• radiation
    • repeated trauma
    • age
    • arterial insufficiency
    • systemic disease
  • Malignancy

Evaluation and treatment of the chronic wound starts with a thorough history and physical examination. Appropriate laboratory and imaging studies should be utilized to help confirm diagnostic suspicions and identify infection. Treatment varies according to the underlying primary etiology but should consider all contributing factors (e.g., diabetic patient with an infected pressure ulcer on the bottom of the foot and concomitant peripheral arterial disease and poor glycemic control; see Table 2). Therapy should be customized for each patient according to his or her own individual needs.

Chronic wounds may take months or, in some cases, years to heal. General principles of wound management include: establishment of a clean, healthy wound base (often through surgical debridement), treatment of infection (both topical and parenteral), coverage of the wound with an appropriate dressing, and maintenance of a moist wound environment.4 Severe wounds—or those in patients with multiple medical problems—may require advanced modalities such as skin grafts or flaps. Despite the goal of healing, amputation is sometimes unavoidable, especially in patients with severe arterial insufficiency or comorbid problems.4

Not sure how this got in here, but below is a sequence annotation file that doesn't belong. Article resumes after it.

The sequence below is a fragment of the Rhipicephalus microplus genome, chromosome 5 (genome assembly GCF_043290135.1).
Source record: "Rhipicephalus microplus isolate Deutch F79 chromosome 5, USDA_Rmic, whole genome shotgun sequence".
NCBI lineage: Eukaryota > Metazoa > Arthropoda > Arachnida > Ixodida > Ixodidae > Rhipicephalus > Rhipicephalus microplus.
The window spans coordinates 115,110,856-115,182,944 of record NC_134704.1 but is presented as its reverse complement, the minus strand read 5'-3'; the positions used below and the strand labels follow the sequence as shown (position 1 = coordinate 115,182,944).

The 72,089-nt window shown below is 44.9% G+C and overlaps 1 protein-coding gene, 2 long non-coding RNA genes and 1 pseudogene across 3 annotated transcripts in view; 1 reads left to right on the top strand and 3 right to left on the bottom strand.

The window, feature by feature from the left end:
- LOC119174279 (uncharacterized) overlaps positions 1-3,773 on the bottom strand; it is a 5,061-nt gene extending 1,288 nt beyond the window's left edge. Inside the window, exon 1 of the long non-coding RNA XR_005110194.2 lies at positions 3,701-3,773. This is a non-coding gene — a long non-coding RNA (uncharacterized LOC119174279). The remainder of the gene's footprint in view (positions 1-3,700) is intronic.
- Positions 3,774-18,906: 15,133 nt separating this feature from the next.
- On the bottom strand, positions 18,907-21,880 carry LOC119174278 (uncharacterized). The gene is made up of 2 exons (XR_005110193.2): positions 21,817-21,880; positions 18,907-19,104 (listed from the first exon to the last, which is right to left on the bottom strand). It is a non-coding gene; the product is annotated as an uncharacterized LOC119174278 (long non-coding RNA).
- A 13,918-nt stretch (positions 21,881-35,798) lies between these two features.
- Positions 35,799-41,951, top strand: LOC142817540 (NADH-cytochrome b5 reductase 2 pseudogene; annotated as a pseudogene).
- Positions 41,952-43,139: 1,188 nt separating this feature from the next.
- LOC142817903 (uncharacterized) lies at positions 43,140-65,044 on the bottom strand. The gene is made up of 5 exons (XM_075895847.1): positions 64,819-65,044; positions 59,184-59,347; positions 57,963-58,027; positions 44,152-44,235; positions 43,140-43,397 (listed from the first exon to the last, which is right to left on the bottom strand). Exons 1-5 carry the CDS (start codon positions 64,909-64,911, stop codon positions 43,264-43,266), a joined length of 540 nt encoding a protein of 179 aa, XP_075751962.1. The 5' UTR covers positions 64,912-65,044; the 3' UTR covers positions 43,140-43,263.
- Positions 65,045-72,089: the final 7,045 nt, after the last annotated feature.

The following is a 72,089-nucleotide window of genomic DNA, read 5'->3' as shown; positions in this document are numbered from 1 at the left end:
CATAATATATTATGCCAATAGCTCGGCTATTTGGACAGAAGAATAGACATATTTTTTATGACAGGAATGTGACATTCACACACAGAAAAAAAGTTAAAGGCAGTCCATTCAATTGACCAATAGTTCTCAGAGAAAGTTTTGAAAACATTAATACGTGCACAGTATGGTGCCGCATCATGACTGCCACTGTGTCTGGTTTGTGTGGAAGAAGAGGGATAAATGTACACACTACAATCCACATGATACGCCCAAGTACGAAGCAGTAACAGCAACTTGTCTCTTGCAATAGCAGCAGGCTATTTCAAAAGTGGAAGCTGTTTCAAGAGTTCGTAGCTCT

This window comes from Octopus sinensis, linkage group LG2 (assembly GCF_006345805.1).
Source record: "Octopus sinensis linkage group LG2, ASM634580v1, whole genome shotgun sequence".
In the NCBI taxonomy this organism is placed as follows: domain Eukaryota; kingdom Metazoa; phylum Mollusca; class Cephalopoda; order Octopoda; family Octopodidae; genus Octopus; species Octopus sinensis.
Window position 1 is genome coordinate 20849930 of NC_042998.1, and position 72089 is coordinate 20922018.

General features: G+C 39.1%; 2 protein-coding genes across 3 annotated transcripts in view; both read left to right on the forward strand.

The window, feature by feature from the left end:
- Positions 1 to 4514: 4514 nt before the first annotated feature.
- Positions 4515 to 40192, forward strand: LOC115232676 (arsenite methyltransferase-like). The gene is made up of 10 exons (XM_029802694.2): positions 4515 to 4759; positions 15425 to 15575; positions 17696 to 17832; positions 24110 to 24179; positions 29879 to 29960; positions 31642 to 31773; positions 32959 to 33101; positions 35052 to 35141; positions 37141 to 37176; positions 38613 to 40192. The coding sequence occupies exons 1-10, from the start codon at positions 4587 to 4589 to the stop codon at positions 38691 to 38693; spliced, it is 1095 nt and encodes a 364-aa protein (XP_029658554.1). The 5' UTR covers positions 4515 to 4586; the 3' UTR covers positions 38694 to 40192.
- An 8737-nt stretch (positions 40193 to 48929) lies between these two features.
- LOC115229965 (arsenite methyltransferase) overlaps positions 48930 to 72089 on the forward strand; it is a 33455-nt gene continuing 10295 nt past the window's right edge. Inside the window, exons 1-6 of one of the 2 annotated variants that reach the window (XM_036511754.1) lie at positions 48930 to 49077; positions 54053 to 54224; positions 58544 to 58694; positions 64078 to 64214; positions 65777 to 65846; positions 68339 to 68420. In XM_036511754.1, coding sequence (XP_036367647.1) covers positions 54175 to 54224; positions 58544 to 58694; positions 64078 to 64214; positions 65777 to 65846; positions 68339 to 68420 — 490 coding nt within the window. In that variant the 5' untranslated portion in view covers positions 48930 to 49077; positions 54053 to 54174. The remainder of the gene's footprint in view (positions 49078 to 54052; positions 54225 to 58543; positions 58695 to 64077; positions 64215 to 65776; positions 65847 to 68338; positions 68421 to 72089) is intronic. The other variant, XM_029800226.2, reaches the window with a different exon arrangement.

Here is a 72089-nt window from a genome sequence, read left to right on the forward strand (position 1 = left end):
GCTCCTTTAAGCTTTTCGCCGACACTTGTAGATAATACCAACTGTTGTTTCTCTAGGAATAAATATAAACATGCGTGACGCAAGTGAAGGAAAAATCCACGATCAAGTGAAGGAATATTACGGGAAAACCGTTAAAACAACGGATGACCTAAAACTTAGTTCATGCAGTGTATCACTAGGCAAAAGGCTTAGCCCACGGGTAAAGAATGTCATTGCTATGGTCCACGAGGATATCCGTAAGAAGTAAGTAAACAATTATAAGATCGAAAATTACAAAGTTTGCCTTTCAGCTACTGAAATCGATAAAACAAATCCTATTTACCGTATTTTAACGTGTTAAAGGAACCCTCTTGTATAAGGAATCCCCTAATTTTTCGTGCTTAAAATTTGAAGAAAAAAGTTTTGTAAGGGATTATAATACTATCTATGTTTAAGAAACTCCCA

Across all wound types, pain management plays a major role in wound healing. Patients with chronic wounds often report a diminished quality of life because of pain. In addition, with repeated and vigorous medical procedures and restricted lifestyles, patients already may suffer from some degree of depression and anxiety.5-7 Increased anxiety has been shown to be a significant predictor of the intensity of pain experienced during treatment.8 Ongoing inflammation and infection may amplify a patient’s pain experience, and discomfort may increase with each wound treatment instituted.8,9 Evidence suggests that stress significantly slows wound healing and multiple cellular and biochemical mechanisms have been identified that link stress and wound healing.10-13 Understanding the different types of pain and the neurobiology of pain pathways is a critical first step in pain management for a patient with a chronic wound.

Neurobiology of Pain

Wound pain may occur as one of two types (or both): nociceptive and neuropathic. Nociceptors are the free nerve endings that respond to tissue injury. These nerve endings are either small myelinated Ad fibers, which conduct pain quickly and produce sharp localized discomfort, or larger unmyelinated C fibers, which conduct pain slowly and are responsible for dull or throbbing pain. Generally, once damaged tissue has healed, nociceptive pain subsides. If nociceptive pain continues for a prolonged period of time and the nerve fibers are in a constant inflammatory state—such as with repeated wound debridement or dressing changes—sensitization of the nerve fibers may lead to hyperalgesia14 (amplified pain) or allodynia (pain from a benign stimulus, such as light touch). Allodynia, which is more characteristic of neuropathic pain,15 may confound evaluation and treatment.12

Neuropathic pain is caused by insult to the actual nerve fibers or central nervous system. It often occurs after prolonged nociceptive pain from an injury, although it may also be caused by inflammation or compression of a nerve by a lesion or scar tissue. Usually it is chronic and described as burning, tingling, or shooting. Unlike nociceptive pain, neuropathic pain often continues even after the tissue has healed because the damaged nerve fibers continue to misfire.12,15

Last updated on: January 5, 2012